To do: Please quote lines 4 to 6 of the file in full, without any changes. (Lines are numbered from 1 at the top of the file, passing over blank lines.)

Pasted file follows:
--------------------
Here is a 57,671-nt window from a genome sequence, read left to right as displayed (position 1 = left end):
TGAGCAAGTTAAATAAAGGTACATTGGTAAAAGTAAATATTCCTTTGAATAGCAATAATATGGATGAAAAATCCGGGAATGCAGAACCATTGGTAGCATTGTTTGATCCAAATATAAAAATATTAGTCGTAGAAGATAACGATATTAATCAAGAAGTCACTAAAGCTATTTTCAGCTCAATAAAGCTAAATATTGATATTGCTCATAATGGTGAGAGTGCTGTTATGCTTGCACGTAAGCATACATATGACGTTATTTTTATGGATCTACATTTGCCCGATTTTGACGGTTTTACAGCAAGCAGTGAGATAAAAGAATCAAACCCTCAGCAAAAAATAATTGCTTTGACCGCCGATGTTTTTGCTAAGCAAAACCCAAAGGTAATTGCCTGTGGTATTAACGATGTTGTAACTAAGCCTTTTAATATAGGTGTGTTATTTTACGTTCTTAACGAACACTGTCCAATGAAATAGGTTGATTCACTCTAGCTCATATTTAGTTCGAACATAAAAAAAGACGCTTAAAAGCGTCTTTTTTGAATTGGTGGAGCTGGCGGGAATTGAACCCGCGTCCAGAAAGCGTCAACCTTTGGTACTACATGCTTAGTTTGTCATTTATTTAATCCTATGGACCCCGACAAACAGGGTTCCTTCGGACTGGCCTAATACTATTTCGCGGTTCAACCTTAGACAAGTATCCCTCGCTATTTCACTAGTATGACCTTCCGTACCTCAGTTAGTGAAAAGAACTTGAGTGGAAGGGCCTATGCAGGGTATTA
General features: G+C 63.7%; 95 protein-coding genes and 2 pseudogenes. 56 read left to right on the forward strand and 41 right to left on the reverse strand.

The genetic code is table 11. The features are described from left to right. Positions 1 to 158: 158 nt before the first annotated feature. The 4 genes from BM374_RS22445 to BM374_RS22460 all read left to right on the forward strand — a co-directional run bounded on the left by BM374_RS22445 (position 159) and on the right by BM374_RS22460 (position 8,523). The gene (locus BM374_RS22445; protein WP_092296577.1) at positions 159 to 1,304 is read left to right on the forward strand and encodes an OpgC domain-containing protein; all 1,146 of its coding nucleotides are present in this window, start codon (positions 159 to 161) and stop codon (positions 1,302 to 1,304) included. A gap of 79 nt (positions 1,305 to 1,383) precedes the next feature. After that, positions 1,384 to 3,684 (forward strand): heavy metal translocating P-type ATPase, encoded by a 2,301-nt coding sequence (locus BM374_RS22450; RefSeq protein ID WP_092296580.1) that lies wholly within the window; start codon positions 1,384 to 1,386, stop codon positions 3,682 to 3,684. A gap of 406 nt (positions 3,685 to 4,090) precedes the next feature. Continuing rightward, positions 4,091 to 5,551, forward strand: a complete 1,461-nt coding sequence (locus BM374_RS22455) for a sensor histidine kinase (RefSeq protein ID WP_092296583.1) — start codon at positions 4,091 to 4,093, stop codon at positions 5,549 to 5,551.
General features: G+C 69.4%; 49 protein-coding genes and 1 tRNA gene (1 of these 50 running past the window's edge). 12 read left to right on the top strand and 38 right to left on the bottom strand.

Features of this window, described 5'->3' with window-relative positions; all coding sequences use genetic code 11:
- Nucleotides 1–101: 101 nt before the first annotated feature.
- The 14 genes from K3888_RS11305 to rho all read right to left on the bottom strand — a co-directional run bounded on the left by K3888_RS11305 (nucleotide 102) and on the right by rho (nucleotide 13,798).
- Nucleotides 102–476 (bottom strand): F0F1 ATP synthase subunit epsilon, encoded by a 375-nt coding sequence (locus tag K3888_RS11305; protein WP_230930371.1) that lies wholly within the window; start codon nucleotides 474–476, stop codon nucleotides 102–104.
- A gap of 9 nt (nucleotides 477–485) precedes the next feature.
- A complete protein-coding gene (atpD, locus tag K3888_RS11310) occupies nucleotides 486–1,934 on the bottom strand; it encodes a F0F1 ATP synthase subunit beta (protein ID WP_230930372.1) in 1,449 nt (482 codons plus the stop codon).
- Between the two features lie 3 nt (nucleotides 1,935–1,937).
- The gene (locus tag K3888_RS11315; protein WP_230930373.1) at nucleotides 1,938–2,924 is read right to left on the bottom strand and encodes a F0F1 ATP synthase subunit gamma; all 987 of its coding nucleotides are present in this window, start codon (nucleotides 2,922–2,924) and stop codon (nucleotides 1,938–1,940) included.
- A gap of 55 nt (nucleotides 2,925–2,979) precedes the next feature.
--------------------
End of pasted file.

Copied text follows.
The genetic code is table 11. The features are described from left to right. Positions 1 to 158: 158 nt before the first annotated feature. The 4 genes from BM374_RS22445 to BM374_RS22460 all read left to right on the forward strand — a co-directional run bounded on the left by BM374_RS22445 (position 159) and on the right by BM374_RS22460 (position 8,523). The gene (locus BM374_RS22445; protein WP_092296577.1) at positions 159 to 1,304 is read left to right on the forward strand and encodes an OpgC domain-containing protein; all 1,146 of its coding nucleotides are present in this window, start codon (positions 159 to 161) and stop codon (positions 1,302 to 1,304) included. A gap of 79 nt (positions 1,305 to 1,383) precedes the next feature. After that, positions 1,384 to 3,684 (forward strand): heavy metal translocating P-type ATPase, encoded by a 2,301-nt coding sequence (locus BM374_RS22450; RefSeq protein ID WP_092296580.1) that lies wholly within the window; start codon positions 1,384 to 1,386, stop codon positions 3,682 to 3,684. A gap of 406 nt (positions 3,685 to 4,090) precedes the next feature. Continuing rightward, positions 4,091 to 5,551, forward strand: a complete 1,461-nt coding sequence (locus BM374_RS22455) for a sensor histidine kinase (RefSeq protein ID WP_092296583.1) — start codon at positions 4,091 to 4,093, stop codon at positions 5,549 to 5,551.
General features: G+C 69.4%; 49 protein-coding genes and 1 tRNA gene (1 of these 50 running past the window's edge). 12 read left to right on the top strand and 38 right to left on the bottom strand.

Features of this window, described 5'->3' with window-relative positions; all coding sequences use genetic code 11: